For the last week or so, I’ve been on something of a Verve kick. Specifically, their earliest recordings, when they were at their most psychedelic and tripped out, i.e., A Storm in Heaven and their early singles (“All in the Mind,” “Gravity Grave”). I’m hard-pressed to think of a better example of this early phase of The Verve’s career then the above concert video, which captures the band at the height of their psych-rock powers.
There are a few shows that I wish I could travel back in time to see: U2 at Red Rocks, My Bloody Valentine’s Loveless tour, The Cure at The Palace of Auburn Hills, and Depeche Mode’s “World Violation” tour, to name a few. Go ahead and add this Verve set from 1992 to that list, if only to experience Nick McCabe’s wall of sound in person.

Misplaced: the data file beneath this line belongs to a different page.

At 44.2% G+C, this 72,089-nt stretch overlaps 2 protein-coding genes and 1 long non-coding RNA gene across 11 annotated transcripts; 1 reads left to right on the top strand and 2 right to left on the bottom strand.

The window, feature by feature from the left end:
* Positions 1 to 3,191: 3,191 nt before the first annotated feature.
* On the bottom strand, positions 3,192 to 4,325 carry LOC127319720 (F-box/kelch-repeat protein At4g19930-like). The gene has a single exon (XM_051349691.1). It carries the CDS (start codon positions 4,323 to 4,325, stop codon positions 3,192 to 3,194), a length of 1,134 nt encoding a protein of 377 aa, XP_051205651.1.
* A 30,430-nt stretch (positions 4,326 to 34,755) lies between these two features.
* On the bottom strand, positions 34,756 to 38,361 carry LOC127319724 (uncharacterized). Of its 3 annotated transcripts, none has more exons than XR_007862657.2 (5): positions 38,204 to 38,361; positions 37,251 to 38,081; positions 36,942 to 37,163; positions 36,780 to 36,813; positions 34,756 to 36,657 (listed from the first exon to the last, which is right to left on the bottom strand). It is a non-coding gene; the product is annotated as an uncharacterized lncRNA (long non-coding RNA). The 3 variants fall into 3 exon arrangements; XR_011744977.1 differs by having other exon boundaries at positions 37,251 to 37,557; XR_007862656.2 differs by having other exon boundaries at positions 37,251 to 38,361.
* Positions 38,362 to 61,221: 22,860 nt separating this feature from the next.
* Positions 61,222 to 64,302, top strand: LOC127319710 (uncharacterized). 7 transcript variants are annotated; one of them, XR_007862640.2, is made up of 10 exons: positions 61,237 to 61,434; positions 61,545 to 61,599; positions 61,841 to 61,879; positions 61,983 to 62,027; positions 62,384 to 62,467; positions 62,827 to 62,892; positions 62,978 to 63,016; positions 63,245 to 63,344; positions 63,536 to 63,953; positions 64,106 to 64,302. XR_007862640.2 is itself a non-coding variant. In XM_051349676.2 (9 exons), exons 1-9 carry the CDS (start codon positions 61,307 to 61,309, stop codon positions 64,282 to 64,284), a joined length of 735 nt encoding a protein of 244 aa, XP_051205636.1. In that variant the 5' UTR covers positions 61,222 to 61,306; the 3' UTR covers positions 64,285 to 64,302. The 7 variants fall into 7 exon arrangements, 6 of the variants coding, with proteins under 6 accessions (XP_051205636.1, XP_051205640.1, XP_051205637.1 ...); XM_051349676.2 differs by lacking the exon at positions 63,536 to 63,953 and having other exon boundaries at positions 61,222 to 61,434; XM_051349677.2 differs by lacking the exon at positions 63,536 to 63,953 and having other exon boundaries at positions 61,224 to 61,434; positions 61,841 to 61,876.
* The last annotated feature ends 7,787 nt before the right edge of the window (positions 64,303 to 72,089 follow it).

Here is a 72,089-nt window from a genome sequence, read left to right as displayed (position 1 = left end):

While Richard Ashcroft was, understandably, The Verve’s face — and he definitely mugs it up during this performance — McCabe was arguably the band’s soul and fire, especially during these early days. The gorgeous sounds he coaxed from his guitars and effects pedals took The Verve’s songs to incredible heights. Just listen to the loud/quiet transitions during “Slide Away,” the delicate and even playful riffs that run through “South Pacific,” or “The Sun, The Sea“ ‘s towering crescendo. And on “Gravity Grave,” McCabe used Simon Jones and Peter Salisbury’s solid grooves as a launchpad to blast the song somewhere into the upper atmosphere.
If anybody out there is compiling a list of 1990s-era guitar gods, then Nick McCabe surely belongs somewhere on that list — and this concert should be entered as “Exhibit A.”
Read more about The Verve.
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I've also written for Christ and Pop Culture, ScreenAnarchy, Filmwell, and Christian Research Journal. I pay the bills by creating beautiful user interfaces and websites for Firespring and Red Bicycle.